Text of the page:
Perhaps I’m in the minority here (and I’m sure you’ll tell me about it in the comments if I am) but I don’t think I’ve actually heard a Sinead O’Connor song since sneaking into my sister’s bedroom to steal her I Do Not Want What I Haven’t Got tape in 1990. I always look at her the same way I look at another artist from roughly that same time period, Edie Brickell, who I know continued to work long after her initial brush with fame, but certainly not on anything that’s ever crossed my desk.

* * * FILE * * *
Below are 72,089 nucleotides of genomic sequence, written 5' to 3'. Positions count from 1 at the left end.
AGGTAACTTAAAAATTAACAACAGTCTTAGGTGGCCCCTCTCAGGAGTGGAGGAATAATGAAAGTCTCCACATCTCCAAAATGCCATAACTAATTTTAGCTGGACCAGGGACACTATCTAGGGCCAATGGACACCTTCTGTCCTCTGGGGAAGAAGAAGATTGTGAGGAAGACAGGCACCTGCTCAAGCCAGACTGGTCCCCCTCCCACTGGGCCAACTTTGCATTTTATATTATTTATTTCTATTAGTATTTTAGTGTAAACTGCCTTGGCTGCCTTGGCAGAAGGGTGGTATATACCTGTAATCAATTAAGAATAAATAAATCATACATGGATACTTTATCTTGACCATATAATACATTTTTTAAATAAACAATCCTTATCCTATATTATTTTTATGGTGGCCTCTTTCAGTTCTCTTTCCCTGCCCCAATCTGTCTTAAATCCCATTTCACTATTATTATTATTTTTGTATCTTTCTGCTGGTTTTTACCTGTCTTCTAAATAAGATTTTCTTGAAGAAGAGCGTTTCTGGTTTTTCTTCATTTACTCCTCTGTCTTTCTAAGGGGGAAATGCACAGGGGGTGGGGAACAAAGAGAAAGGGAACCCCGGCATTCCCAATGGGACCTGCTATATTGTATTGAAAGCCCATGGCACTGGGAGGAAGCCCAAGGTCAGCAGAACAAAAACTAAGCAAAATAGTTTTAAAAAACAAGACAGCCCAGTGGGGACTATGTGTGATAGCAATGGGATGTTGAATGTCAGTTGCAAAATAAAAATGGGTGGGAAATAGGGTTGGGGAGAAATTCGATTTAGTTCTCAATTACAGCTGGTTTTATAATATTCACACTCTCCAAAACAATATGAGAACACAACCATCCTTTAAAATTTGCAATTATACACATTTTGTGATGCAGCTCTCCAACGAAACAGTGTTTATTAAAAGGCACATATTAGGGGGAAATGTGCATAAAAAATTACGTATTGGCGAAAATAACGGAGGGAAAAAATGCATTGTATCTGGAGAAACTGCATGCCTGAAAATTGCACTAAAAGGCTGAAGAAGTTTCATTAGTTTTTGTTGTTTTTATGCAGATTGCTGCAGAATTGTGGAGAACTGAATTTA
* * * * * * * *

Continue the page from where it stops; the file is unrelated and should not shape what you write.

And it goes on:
Over the past couple days, though, there’s been a little bit of talk about O’Connor’s forthcoming album, How ‘Bout I Be Me (And You Be You)?, which is currently streaming at NPR. There’s something almost Elvis Costello-ish about it: stately and shuffling, it has a traditional Celtic feel to it at times, but also a wider-reaching worldliness that feels far more welcoming than it should. The songs are rich and empowering, melodically strong and steadfast in their refusal to resort to clichés. O’Connor has a subtle sense of humor and a real knack for astute, plainspoken observations, along with a delivery that’s refreshingly unique and self-assured. I don’t know if there’s another record I’ve enjoyed more so far this year.